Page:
Thermal transport at carbon nanotube and graphene interfaces using atomistic models
MetadataShow full item record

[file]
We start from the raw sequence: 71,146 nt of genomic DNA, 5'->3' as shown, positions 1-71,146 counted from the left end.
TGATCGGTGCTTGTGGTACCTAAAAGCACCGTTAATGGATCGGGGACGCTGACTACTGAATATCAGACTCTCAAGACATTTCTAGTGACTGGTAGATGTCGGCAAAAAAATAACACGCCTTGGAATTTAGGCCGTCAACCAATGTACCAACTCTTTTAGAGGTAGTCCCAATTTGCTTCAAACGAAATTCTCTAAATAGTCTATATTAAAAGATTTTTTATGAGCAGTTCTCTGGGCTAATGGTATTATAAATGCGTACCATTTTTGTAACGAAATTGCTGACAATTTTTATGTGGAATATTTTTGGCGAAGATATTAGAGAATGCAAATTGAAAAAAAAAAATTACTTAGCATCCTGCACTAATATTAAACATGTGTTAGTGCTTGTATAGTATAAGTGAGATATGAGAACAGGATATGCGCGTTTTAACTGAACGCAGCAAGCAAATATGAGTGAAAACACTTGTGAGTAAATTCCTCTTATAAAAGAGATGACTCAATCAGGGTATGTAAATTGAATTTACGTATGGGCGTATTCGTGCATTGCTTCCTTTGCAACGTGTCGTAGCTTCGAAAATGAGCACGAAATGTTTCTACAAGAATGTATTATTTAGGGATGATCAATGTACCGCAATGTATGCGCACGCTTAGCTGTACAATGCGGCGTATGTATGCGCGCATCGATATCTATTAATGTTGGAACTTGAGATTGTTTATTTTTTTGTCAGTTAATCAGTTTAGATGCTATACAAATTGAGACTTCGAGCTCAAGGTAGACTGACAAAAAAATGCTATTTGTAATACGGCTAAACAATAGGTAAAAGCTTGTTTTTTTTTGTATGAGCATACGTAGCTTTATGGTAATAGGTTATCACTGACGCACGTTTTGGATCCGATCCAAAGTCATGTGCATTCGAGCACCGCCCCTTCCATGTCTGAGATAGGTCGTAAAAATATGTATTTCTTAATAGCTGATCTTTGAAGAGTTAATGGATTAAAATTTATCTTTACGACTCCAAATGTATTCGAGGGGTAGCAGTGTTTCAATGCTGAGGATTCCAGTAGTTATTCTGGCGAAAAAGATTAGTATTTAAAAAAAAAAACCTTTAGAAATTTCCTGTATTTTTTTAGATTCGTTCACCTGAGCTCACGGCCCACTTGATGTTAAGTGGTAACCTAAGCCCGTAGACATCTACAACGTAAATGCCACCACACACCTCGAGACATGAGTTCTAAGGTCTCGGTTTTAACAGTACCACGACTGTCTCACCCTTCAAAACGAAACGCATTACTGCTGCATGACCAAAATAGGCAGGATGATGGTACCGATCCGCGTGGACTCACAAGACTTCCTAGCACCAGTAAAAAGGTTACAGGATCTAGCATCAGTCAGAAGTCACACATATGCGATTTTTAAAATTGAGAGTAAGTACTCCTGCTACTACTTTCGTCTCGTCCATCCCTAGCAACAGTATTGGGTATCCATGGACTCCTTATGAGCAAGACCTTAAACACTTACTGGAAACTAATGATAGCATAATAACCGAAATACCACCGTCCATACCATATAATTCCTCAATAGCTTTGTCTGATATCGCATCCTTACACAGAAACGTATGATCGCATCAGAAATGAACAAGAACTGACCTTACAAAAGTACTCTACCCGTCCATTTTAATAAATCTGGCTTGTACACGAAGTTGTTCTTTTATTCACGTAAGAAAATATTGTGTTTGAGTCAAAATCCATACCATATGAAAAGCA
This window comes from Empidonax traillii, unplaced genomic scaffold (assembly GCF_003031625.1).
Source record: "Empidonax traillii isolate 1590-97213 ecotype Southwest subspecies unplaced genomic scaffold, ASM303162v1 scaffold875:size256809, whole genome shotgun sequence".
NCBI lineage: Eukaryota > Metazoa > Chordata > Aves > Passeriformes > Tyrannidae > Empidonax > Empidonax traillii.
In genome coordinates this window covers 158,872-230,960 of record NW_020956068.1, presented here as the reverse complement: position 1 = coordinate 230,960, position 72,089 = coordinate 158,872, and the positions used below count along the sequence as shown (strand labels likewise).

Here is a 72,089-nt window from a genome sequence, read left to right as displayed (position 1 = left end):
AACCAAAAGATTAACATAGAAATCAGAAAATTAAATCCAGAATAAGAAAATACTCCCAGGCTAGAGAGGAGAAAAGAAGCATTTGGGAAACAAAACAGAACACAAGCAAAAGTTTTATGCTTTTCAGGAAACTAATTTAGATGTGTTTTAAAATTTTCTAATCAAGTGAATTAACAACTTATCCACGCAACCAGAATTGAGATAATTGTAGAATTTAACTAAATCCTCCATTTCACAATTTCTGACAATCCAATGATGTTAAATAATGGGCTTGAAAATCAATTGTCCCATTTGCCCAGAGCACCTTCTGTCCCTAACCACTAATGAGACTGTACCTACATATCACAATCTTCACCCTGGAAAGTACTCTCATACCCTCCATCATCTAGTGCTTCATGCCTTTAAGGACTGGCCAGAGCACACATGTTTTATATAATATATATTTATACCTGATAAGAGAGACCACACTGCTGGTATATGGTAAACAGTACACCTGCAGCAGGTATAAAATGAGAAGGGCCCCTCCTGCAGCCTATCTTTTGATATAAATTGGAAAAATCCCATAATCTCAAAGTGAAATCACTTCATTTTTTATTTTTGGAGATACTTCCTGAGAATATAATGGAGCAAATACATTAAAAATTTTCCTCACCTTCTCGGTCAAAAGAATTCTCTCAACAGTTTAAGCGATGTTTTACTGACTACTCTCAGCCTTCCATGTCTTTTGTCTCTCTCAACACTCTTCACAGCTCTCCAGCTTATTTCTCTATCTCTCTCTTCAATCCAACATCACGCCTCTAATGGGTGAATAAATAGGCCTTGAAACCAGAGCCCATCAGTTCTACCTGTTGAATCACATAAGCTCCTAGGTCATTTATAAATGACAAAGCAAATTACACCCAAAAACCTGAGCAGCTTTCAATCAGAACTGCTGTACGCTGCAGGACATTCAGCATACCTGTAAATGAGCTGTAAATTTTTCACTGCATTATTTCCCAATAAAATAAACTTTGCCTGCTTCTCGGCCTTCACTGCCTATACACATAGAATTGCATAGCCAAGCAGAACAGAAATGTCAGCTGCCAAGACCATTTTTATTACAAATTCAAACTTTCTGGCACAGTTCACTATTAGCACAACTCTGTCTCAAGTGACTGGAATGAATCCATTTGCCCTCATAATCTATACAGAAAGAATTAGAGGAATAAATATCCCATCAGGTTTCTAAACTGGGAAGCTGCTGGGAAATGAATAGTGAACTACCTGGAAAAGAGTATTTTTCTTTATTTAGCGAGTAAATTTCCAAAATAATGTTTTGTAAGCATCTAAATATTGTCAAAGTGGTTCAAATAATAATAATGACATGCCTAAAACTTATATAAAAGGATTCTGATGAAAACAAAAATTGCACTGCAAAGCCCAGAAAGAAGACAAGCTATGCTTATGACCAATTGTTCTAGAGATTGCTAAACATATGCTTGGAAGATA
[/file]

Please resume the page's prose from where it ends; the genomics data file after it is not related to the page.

Phonons are primary heat carriers in carbon nanotubes (CNTs) and graphene; a fundamental understanding of phonon transport in these nano-structures is required for the energy efficient design of their devices such as integrated circuit, flexible displays, and transparent electrodes. In this work, atomistic simulations have been performed to investigate thermal transport at interfaces of CNT and graphene that are typically encountered in their applications, e.g., CNT-CNT junctions on silicon oxide substrate, interfaces between shells of double-wall CNTs (DWNTs), and graphene-metal interfaces. Firstly, heat dissipation at CNT junctions supported on the silicon dioxide substrate is investigated using molecular dynamics (MD) simulations and methods for phonon spectrum analysis. The results show the inefficient heat removal from CNTs not making direct contact with the oxide substrate is responsible for the breakdown of CNT network. At interfaces between shells of DWNTs, the radial vibration modes are identified as phonons that are strongly coupled and can efficiently exchange energy between shells of DWNTs. Secondly, the thermal conductivity of suspended single layer graphene (SLG) and SLG supported on Cu is determined using equilibrium MD simulations following Green-Kubo method and relaxation time approximation approach at room temperature. It is demonstrated that the interaction with Cu substrate can significantly reduce the thermal conductivity of SLG, and that the reduction of thermal conductivity from three acoustic phonons is the major reason. Lastly, using atomistic Green’s function method and density function theory calculations, the thermal boundary conductance at interfaces across graphene layers sandwiched by different metals including Cu, Au, and Ti is predicted. The work shows how the bonding strength changes the graphene/metal and graphene/graphene phonon coupling, and demonstrated the transition of thermal transport mechanism from metal/graphene dominated resistance to graphene/graphene dominated resistance as the metal/graphene bonding strength increases in metal/MLG/metal structure.